VIEWPOINTS: FBI without quality protection

Steffen Schmidt

There has been no discussion, as far as I’ve seen, of the contracting scandals for computer systems in the coverage of the “underwear bomber” who tried to blow up a Northwest Airlines plane Dec. 25.

Some years ago the FBI contracted Science Applications International Corporation for a computer system that took years to develop. Google or Yahoo pretty much worked better than this worthless pile of crap. But SAIC made $500 million of your money on this turkey.

It was canceled so the FBI, operating with one of the government’s most antiquated computer systems, had to start from scratch.

No one was arrested, charged, tried and convicted over this scandal, which put the U.S. at great risk and directly contributed to the failures of the first World Trade Center attack and 9/11.

TechDirt wrote in 2006:

“The incredible saga of the FBI’s overbudget $500 million computer system, that needed to be scrapped after it turned out it was useless in fighting terrorism, apparently had some other problems as well. The news has come out today that a contractor hired to work on the computer system was so frustrated by the bureaucracy he needed to go through to do something as simple as adding a printer to the network, that he used some free internet tools to breach the network and get access to the usernames and passwords of 38,000 FBI employees, including director Robert Mueller. The contractor pleaded guilty to various charges, though even the FBI admits that he only appears to have done what he did to actually get work done. It’s not clear which part is more disturbing: That the FBI’s computer system was so easily hacked, or that the best way to get work done at the FBI is to breach its computer security.”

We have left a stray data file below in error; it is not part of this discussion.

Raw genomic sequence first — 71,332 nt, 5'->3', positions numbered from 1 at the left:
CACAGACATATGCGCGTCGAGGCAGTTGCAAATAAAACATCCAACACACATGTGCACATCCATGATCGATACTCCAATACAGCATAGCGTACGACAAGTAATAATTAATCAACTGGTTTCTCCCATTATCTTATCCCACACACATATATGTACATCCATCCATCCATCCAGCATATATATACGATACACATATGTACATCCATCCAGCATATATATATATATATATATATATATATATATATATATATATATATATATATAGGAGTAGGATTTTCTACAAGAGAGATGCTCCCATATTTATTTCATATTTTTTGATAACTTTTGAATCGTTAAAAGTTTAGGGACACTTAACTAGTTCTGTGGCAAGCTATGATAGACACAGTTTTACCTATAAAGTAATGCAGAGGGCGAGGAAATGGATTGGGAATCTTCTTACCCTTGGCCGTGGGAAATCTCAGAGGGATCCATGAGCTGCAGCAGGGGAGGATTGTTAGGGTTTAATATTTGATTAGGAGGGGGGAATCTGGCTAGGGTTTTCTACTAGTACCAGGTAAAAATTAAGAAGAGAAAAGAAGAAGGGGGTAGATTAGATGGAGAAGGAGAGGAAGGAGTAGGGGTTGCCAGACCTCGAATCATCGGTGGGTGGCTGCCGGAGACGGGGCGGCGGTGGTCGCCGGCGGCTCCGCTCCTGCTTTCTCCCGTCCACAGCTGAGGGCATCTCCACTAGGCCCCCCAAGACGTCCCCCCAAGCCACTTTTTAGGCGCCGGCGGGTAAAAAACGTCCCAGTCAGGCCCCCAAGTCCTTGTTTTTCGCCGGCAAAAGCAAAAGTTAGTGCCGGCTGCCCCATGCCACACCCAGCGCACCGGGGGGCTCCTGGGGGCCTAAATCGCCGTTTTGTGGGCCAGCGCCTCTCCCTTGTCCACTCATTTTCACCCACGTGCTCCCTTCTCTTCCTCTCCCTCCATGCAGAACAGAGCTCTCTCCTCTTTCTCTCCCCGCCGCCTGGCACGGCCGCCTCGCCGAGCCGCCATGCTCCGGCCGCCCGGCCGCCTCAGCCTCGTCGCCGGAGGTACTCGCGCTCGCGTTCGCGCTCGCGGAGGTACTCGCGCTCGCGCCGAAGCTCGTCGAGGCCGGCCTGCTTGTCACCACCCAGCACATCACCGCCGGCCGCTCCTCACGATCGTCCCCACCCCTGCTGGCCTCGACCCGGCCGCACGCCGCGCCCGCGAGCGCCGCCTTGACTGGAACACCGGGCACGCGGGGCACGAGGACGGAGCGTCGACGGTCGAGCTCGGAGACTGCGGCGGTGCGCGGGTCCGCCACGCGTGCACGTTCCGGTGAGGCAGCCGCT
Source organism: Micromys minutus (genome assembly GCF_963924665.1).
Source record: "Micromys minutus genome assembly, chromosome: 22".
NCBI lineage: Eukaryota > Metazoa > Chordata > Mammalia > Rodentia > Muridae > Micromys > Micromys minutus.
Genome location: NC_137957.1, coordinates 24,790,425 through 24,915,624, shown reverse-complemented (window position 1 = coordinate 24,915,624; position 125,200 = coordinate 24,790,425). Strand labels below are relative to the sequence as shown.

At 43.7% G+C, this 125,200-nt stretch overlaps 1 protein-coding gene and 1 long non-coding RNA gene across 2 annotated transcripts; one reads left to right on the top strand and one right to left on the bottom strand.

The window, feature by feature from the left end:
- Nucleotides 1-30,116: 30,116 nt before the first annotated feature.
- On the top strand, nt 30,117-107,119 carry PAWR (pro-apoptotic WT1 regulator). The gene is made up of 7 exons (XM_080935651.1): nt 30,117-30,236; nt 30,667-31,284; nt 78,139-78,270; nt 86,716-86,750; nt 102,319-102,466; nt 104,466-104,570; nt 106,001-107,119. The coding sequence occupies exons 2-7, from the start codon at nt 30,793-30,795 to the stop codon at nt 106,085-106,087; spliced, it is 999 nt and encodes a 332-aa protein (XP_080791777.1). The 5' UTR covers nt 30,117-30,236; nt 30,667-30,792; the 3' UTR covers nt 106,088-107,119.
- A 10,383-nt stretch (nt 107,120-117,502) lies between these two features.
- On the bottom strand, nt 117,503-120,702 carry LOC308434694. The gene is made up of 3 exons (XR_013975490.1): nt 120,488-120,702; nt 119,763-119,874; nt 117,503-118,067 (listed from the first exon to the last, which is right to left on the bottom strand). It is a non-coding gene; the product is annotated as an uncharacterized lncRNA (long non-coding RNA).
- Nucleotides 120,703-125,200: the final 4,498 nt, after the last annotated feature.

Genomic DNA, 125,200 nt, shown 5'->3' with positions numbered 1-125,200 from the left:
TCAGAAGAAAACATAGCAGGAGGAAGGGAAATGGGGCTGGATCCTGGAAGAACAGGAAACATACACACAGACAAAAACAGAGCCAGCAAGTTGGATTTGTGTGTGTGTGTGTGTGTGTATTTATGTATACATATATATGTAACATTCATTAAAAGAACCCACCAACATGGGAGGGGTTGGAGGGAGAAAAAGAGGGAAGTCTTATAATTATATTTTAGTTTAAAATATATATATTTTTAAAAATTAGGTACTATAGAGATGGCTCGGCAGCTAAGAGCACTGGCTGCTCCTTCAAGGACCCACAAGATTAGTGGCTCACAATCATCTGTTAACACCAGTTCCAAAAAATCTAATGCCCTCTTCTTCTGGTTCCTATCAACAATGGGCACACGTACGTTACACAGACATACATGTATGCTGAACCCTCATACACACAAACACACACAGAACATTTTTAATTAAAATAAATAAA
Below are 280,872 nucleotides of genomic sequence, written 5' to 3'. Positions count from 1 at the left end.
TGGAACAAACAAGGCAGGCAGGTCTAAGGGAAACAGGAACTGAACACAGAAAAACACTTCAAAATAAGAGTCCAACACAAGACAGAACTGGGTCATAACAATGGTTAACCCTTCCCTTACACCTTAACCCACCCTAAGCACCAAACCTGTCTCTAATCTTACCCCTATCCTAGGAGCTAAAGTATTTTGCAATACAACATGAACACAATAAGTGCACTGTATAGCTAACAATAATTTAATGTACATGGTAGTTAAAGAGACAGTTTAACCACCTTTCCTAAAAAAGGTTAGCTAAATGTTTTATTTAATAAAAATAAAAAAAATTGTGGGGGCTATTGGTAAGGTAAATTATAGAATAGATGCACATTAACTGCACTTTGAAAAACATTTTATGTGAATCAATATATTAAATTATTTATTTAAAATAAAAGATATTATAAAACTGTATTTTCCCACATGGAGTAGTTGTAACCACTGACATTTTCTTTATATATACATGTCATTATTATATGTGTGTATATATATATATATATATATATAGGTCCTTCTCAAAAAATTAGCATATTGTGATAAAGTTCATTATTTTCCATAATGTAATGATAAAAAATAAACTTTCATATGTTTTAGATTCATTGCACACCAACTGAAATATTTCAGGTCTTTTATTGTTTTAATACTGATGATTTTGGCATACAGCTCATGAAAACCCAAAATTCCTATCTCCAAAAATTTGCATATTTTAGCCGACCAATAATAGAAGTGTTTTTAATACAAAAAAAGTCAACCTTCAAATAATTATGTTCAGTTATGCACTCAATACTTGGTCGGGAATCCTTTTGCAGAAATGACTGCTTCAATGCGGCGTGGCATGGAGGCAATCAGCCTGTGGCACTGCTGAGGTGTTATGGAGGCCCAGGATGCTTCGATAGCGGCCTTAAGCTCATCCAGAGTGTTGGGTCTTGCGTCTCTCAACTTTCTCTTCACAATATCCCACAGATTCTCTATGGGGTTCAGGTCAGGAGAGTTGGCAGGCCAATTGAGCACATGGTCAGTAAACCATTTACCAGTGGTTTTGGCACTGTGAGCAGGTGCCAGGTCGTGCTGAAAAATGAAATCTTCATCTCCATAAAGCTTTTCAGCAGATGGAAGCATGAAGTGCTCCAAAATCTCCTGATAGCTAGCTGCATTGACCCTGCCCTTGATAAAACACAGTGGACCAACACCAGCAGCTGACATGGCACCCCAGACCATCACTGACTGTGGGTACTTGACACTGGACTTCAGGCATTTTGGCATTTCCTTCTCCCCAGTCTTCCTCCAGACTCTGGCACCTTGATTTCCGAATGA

So, are you mad yet?

Please read the following because the media, scared to death about the level of incompetence in the United States, did not report any of this in ways that  or I would have seen it.

“Sixteen months ago, [Rep. Brad Miller, D-N.C.,] sent a letter to Inspector General Office of the Director of National Intelligence requesting an investigation of the technical failure and mismanagement of Railhead, a half-billion dollar program that was intended to update and enhance the National Counterterrorism Center’s [Terrorist Identities Datamart Environment] database. TIDE is the core of the FBI’s consolidated terrorist watch list.

“The end result is a current IT [information technology] system used to identify terrorist threats that has been crippled by technical flaws and a new system that if actually deployed will leave our country more vulnerable than the existing yet flawed system in operation today,” Miller wrote Aug. 21.

“We heard from whistleblowers, contractors and NCTC [National Counterterrorism Center] personnel,” Miller told CBS News on Friday.

“They said the computer program was a mess, in a state where the program not only couldn’t connect the dots, it couldn’t find the dots. There was also poor management and a lack over government oversight and turf battles among contractors. It seemed the system was unable to do things that Google does routinely, such as identify similar name, and based on the Christmas day event [2010], it apparently still can’t do that.”

So as you go to sleep tonight remember that our national security agencies have failed us and really don’t have the capability to ID and stop Nigerian underwear bombers.

They could however stop Sen. Ted Kennedy. From a 2004 MSNC article: “U.S. Sen. Edward M. “Ted” Kennedy said yesterday that he was stopped and questioned at airports on the East Coast five times in March because his name appeared on the government’s secret ‘no-fly’ list.”

From what we can tell the no fly list has not been improved much since 2004.

Steffen Schmidt is a professor of political science and chief political correspondent for